“Puss in Boots” is chock full of adult references, whether it’s sex, drugs or profanity. There are comparisons of catnip to marijuana, objectification of female characters and multiple sexual implications from many of the characters.
Whether kids pick up on each and every one of these jokes and references is debatable, but it also begs the question of why so many of these things are included in a movie meant for kids to enjoy?
Ok.com rates “Puss in Boots” as appropriate for ages 8 and up.
PG: mild thematic elements, some adventure action and brief language
Many kids have grown up reading the story, “Where the Wild Things Are,” and making the beloved book into a movie delivers the story’s adventures to an even bigger audience.
Transforming a story filled with monsters and a child running away from home into a movie for children can be difficult. There is a fine line between scary and funny that is hard to manipulate when making a movie. “Where the Wild Things Are” gives a pretty good attempt at managing that line, but the effect is just somewhat awkward.
Emotionally, this movie is intense and even frightening at times. Tackling the struggles of growing up and adolescent angst, “Where the Wild Things Are” exaggerates very real emotions of both parents and children, which can be overwhelming to say the least.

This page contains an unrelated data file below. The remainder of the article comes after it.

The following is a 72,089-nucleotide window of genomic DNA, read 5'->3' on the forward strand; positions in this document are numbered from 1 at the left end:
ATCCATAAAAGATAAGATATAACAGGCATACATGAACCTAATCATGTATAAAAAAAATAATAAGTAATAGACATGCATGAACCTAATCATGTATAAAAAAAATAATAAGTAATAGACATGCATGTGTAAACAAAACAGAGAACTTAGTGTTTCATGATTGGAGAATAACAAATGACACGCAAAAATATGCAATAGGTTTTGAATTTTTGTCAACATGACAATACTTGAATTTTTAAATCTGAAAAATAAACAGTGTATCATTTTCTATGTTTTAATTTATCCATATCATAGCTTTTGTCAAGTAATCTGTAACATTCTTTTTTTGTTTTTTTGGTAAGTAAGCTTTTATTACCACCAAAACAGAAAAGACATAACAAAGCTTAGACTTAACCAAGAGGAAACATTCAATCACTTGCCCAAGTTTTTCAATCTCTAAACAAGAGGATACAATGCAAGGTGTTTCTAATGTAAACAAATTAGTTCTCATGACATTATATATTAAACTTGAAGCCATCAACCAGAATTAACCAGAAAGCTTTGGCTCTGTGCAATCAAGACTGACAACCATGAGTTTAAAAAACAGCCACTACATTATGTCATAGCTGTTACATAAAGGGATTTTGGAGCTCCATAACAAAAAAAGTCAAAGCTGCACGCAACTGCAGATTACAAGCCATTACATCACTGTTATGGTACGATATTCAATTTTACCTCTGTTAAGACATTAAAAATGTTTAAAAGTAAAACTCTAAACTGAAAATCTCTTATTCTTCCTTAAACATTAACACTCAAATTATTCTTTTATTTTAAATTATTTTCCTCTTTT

“Where the Wild Things Are” seems to have been made more for the adults who grew up reading the children’s book than for the actual children. Even so, the movie lacks enough dynamics to keep audiences of any age engaged until the end.
“Where the Wild Things Are” has been rated by Ok.com to be appropriate for ages 8 and up.
PG: mild thematic elements and brief language
“The Odd Life of Timothy Green” is about a wonderful little boy who inspires everyone he meets. It’s a beautiful story, but parents might want to consider some of the heavier themes that might be difficult for kids to process.
Jim and Cindy Green are unable to conceive a child due to fertility issues. In an attempt to cope with this difficult issue, the couple collects all of the qualities they desire in a child and puts them in a box buried in the garden. Then, during a thunderstorm, Timothy appears on their doorstep and seems to be everything the Greens dreamed of.
This unconventional adoption could lead to some big questions for smaller children. Just as Timothy appears under unusual circumstances, his departure can also bring up some questions about the end of life.
Now, there is absolutely nothing wrong with portraying these issues in a children’s movie. In fact, this movie could be a great way to approach these subjects with kids, and parents may want to keep these ideas in mind when enjoying this movie as a family.
On Ok.com, “The Odd Life of Timothy Green” is appropriate for ages 8 and up.
Sarah Bringhurst is a recent graduate from Utah Valley University and currently interning with Ok.com. EMAIL: firstname.lastname@example.org